Colm Tóibín writes novels which tend to the dark and intense while thoroughly examining the angst and joys of his characters. His prose tends toward the simple – without an ounce of simplicity – the sublime and, as one reviewer wrote it is, “elegant and complex.” The Testament of Mary, however, takes a slightly different tack. Based on a play, this novelization examines the life of Mary, the mother of Christ, years after her son’s crucifixion.
Tóibín portrays Mary as a skeptic in regard to her son’s divinity and the character of the men surrounding him during his public ministry as recounted in the New Testament. Those apostles are now her caretakers, providing her with food and shelter, all the while quizzing her for details of her son’s life. She clearly does not want the attention neither from strangers nor from those “misfits,” (6) as she refers to them. She holds an empty chair for his return, but deep down, she her skepticism touches even this basic tenet of Christianity. Tóibín writes,
“‘He was the Son of God,’ the man said, ‘and he was sent by his father to redeem the world.’
‘By his death, he gave us life,’ the other said. ‘By his death, he redeemed the world.’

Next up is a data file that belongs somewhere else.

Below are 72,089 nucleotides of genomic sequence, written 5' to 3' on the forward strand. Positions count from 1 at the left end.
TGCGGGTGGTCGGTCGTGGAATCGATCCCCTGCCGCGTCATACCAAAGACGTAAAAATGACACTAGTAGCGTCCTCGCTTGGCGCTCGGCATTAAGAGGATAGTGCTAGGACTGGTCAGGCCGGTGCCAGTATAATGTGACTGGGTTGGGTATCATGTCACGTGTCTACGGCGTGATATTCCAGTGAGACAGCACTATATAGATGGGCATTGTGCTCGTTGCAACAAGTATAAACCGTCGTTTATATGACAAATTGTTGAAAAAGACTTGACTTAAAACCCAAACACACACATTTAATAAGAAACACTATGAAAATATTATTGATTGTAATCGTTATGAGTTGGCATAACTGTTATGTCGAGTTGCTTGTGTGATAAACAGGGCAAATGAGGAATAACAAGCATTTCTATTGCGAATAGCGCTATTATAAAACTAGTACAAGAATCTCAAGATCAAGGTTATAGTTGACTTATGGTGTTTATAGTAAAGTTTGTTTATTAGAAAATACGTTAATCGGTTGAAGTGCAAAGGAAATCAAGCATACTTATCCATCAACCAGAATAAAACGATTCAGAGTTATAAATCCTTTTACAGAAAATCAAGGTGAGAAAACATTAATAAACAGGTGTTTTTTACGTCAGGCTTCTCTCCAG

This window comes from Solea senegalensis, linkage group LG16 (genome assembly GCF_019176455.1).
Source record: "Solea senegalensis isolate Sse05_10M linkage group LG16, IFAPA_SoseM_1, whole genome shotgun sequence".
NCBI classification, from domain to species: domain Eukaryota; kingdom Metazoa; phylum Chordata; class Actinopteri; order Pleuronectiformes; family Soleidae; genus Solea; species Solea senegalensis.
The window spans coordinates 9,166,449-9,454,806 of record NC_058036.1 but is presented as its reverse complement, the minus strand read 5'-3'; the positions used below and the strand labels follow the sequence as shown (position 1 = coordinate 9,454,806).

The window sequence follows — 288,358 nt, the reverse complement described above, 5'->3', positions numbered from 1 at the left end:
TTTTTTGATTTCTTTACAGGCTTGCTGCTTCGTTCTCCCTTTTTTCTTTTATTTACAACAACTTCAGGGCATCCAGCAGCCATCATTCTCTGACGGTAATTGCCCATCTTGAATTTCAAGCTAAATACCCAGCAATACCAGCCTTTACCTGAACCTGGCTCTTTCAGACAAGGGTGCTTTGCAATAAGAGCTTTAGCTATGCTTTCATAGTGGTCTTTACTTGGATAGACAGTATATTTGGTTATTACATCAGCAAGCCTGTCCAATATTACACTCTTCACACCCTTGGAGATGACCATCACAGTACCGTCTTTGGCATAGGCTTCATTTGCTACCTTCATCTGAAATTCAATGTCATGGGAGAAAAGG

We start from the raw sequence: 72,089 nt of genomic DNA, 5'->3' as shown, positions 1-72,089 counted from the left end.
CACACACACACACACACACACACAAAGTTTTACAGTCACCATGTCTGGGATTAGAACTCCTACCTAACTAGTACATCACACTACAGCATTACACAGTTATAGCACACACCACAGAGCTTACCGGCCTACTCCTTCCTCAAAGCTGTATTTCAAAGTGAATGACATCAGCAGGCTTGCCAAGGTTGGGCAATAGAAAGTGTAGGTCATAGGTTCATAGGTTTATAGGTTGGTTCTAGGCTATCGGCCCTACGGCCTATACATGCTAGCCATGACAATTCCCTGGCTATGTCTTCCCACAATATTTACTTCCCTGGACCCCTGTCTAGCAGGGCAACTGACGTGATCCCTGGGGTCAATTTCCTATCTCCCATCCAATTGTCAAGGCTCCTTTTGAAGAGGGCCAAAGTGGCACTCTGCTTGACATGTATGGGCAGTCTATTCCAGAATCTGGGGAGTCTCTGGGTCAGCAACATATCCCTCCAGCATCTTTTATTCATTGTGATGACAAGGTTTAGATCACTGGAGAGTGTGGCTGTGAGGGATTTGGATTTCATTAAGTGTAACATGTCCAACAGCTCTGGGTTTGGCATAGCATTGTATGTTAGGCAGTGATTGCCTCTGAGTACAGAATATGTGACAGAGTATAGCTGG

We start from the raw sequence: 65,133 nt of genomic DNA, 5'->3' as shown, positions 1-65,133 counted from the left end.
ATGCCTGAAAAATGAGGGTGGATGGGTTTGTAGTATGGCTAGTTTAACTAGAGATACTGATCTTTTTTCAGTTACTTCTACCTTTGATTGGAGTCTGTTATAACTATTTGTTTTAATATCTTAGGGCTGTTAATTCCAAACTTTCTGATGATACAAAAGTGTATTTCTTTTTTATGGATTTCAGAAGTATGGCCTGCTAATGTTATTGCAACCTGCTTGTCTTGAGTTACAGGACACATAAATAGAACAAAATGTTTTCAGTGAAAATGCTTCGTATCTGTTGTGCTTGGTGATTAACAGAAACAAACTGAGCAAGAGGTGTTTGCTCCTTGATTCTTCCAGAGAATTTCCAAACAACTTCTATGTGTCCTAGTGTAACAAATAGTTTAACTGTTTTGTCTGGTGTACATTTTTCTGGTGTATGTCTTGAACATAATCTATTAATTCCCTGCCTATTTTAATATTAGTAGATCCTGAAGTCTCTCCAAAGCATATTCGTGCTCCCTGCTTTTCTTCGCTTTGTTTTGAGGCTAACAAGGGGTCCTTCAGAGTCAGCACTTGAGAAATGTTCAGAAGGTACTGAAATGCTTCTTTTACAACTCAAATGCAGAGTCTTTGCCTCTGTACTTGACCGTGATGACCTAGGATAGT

“I turned toward them then and whatever it was in the expression on my face, the rage against them, the grief, the fear, they both looked up at me alarmed and one of them began to move towards me to stop me saying what it was I now wanted to say. I edged back from them and stood in the corner. I whispered it at first and then I said it louder and as he moved away from me and almost cowered in the corner I whispered it again, slowly, carefully, giving it all my breath, all my life, the little that is left in me.
“‘I was there,’ I said. ‘I fled before it was over but if you want witnesses then I am one and I can tell you now, when you say that he redeemed the world, I will say that it was not worth it. It was not worth it’” (79-80).
Mary carries an enormous guilt for not staying with her son as he expires. Rather, she slips away with the others to save herself.
Mary also treasures a small silver statue of the Goddess,
“I do not go to the Synagogue now. All that is gone. … I move quietly. I speak to her in whispers, the great goddess Artemis, bountiful with her arms outstretched and her many breasts waiting to nurture those who come towards her” (80).
This novel will most likely upset true believers, but Tóibín has captured the anguish of a mother who has lost her son for a cause she neither believes in nor understands.
Twice short-listed for the Man Booker Prize, Tóibín’s Testament of Mary strikes at the core of sorrow, love, regret, and her longing for death. A truly noble and elegant story. 5 stars.